US investors meet Sean Quinn as board tensions grow
American investors in a manufacturing firm that was once owned by Sean Quinn held a private summit with him in Dublin last week as boardroom tensions escalated.
The US investors flew into town for a Quinn Industrial Holdings Ltd board meeting on Thursday, but also held a private side-meeting with Sean Quinn in the city.
It is believed that the former tycoon was asked to settle his business differences with the management team who now run the company.
The US investors are also believed to have hired a Dublin public-relations firm.
The Bishop of Kilmore, Leo O'Reilly, met Sean Quinn at his office in Ballyconnell last month.
A spokesperson for the bishop said the meeting was personal. Sources said there were growing concerns in the community over the bitter fallout of the tensions between Sean Quinn and his former management team.
Separately, the Northern Ireland businessmen, Ernie Fisher and John Bosco O'Hagan, who are part of the consortium to buy back Sean Quinn's businesses, and John McCartin, the chairman and Fine Gael councillor, sent an internal email, appealing for the criminal damage to stop.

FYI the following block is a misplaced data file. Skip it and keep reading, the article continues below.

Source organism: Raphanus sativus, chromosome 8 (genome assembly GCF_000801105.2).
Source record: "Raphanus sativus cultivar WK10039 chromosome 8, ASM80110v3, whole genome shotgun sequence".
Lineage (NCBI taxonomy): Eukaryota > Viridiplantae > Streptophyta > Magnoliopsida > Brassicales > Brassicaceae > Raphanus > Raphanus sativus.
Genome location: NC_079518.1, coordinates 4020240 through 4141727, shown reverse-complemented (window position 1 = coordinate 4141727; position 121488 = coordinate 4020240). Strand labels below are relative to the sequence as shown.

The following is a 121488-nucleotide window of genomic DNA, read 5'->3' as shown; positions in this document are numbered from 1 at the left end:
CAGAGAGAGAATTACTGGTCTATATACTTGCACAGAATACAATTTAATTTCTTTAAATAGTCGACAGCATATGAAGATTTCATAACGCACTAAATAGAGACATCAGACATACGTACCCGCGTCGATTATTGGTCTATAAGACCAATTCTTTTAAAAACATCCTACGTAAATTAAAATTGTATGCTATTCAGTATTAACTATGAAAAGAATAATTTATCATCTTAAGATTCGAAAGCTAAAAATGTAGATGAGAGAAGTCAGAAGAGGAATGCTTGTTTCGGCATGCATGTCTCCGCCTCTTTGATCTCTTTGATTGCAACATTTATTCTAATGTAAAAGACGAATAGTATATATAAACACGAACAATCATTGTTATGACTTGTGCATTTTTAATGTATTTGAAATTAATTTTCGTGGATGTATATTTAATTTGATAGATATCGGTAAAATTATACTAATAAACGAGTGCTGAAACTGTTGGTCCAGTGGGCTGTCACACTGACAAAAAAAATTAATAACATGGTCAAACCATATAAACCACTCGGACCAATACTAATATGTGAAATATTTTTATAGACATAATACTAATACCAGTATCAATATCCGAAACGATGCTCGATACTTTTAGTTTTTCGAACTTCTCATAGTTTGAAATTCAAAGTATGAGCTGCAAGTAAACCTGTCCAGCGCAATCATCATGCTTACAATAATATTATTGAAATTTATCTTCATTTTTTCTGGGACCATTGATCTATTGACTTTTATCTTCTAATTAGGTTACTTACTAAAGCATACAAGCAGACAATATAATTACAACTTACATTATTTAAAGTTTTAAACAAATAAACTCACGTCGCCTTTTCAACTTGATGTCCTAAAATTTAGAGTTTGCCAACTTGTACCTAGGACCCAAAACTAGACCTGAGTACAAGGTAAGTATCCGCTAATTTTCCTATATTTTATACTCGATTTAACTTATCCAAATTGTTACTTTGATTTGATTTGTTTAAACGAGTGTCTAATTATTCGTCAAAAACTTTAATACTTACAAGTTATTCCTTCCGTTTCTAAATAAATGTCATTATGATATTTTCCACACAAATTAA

The email, which was sent late last month and signed by the three men, "implored all parties to focus on rebuilding broken reputations, desist from criminal damage threats and defamation and look to a productive future.
"We note with sadness, the sabotage, defamation and intimidation directed at the business and its senior management over the last few months.
"It is our belief that this has done immense damage to Sean Quinn and his family."
A leaked email revealed that Sean Quinn, who lost control of his empire to Anglo Irish Bank, is in a battle for control of the company that is run by his former management team and backed by American investors.
According to the email, Quinn is unhappy with his role as an adviser to the business and wants to acquire ownership in QIHL.
The tensions have coincided with the resumption of attacks and criminal damage to businesses in Cavan and Fermanagh that used to be owned by Sean Quinn.
Workers at a wind farm previously owned by Sean Quinn have received a number of death threats.
Cross-border police investigations are continuing into threats against Liam McCaffrey, the chief executive, and director John McCartin, the Fine Gael councillor who helped persuade American investors to bring the old Quinn businesses back under local control.
The Quinn family issued a statement last week, condemning the acts of violence or intimidation.
It added: "Sean has a good working relationship with the US Investor Group and all discussions between those parties are private and confidential."